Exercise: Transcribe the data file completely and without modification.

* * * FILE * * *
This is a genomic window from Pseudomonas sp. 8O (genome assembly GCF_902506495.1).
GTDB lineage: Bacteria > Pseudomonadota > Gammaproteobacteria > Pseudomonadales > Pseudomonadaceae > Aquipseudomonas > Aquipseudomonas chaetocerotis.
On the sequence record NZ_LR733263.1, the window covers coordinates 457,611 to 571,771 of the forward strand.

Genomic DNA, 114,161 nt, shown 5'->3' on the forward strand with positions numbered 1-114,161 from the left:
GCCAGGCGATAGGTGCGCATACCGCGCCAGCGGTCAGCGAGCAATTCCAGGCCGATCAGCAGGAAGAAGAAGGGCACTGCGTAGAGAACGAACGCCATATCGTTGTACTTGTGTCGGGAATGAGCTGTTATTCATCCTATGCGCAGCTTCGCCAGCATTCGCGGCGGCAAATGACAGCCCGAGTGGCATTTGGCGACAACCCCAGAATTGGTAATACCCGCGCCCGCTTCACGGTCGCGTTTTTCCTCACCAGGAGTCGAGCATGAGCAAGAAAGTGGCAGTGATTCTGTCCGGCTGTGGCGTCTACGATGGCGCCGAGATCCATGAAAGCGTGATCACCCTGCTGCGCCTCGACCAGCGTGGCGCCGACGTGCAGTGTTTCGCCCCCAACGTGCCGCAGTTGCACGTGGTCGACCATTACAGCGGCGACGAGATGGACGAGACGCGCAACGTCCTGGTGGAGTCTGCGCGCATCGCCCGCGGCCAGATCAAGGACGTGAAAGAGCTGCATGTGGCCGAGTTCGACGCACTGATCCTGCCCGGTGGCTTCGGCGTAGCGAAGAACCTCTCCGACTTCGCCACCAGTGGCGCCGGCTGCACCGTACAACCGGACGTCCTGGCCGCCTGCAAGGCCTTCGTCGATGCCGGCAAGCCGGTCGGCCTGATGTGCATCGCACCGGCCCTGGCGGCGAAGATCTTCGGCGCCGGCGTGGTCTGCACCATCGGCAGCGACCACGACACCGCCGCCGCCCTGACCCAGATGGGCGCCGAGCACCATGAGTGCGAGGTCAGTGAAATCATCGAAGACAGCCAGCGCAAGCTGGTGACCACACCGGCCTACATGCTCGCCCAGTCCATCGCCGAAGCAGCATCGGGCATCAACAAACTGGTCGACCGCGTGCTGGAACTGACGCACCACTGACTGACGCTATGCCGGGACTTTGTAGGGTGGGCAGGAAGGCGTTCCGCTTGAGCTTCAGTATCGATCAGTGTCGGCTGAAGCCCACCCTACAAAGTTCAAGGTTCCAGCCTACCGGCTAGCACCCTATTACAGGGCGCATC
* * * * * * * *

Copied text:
This is a genomic window from Pseudomonas sp. 8O (genome assembly GCF_902506495.1).
GTDB lineage: Bacteria > Pseudomonadota > Gammaproteobacteria > Pseudomonadales > Pseudomonadaceae > Aquipseudomonas > Aquipseudomonas chaetocerotis.
On the sequence record NZ_LR733263.1, the window covers coordinates 457,611 to 571,771 of the forward strand.

Genomic DNA, 114,161 nt, shown 5'->3' on the forward strand with positions numbered 1-114,161 from the left:
GCCAGGCGATAGGTGCGCATACCGCGCCAGCGGTCAGCGAGCAATTCCAGGCCGATCAGCAGGAAGAAGAAGGGCACTGCGTAGAGAACGAACGCCATATCGTTGTACTTGTGTCGGGAATGAGCTGTTATTCATCCTATGCGCAGCTTCGCCAGCATTCGCGGCGGCAAATGACAGCCCGAGTGGCATTTGGCGACAACCCCAGAATTGGTAATACCCGCGCCCGCTTCACGGTCGCGTTTTTCCTCACCAGGAGTCGAGCATGAGCAAGAAAGTGGCAGTGATTCTGTCCGGCTGTGGCGTCTACGATGGCGCCGAGATCCATGAAAGCGTGATCACCCTGCTGCGCCTCGACCAGCGTGGCGCCGACGTGCAGTGTTTCGCCCCCAACGTGCCGCAGTTGCACGTGGTCGACCATTACAGCGGCGACGAGATGGACGAGACGCGCAACGTCCTGGTGGAGTCTGCGCGCATCGCCCGCGGCCAGATCAAGGACGTGAAAGAGCTGCATGTGGCCGAGTTCGACGCACTGATCCTGCCCGGTGGCTTCGGCGTAGCGAAGAACCTCTCCGACTTCGCCACCAGTGGCGCCGGCTGCACCGTACAACCGGACGTCCTGGCCGCCTGCAAGGCCTTCGTCGATGCCGGCAAGCCGGTCGGCCTGATGTGCATCGCACCGGCCCTGGCGGCGAAGATCTTCGGCGCCGGCGTGGTCTGCACCATCGGCAGCGACCACGACACCGCCGCCGCCCTGACCCAGATGGGCGCCGAGCACCATGAGTGCGAGGTCAGTGAAATCATCGAAGACAGCCAGCGCAAGCTGGTGACCACACCGGCCTACATGCTCGCCCAGTCCATCGCCGAAGCAGCATCGGGCATCAACAAACTGGTCGACCGCGTGCTGGAACTGACGCACCACTGACTGACGCTATGCCGGGACTTTGTAGGGTGGGCAGGAAGGCGTTCCGCTTGAGCTTCAGTATCGATCAGTGTCGGCTGAAGCCCACCCTACAAAGTTCAAGGTTCCAGCCTACCGGCTAGCACCCTATTACAGGGCGCATC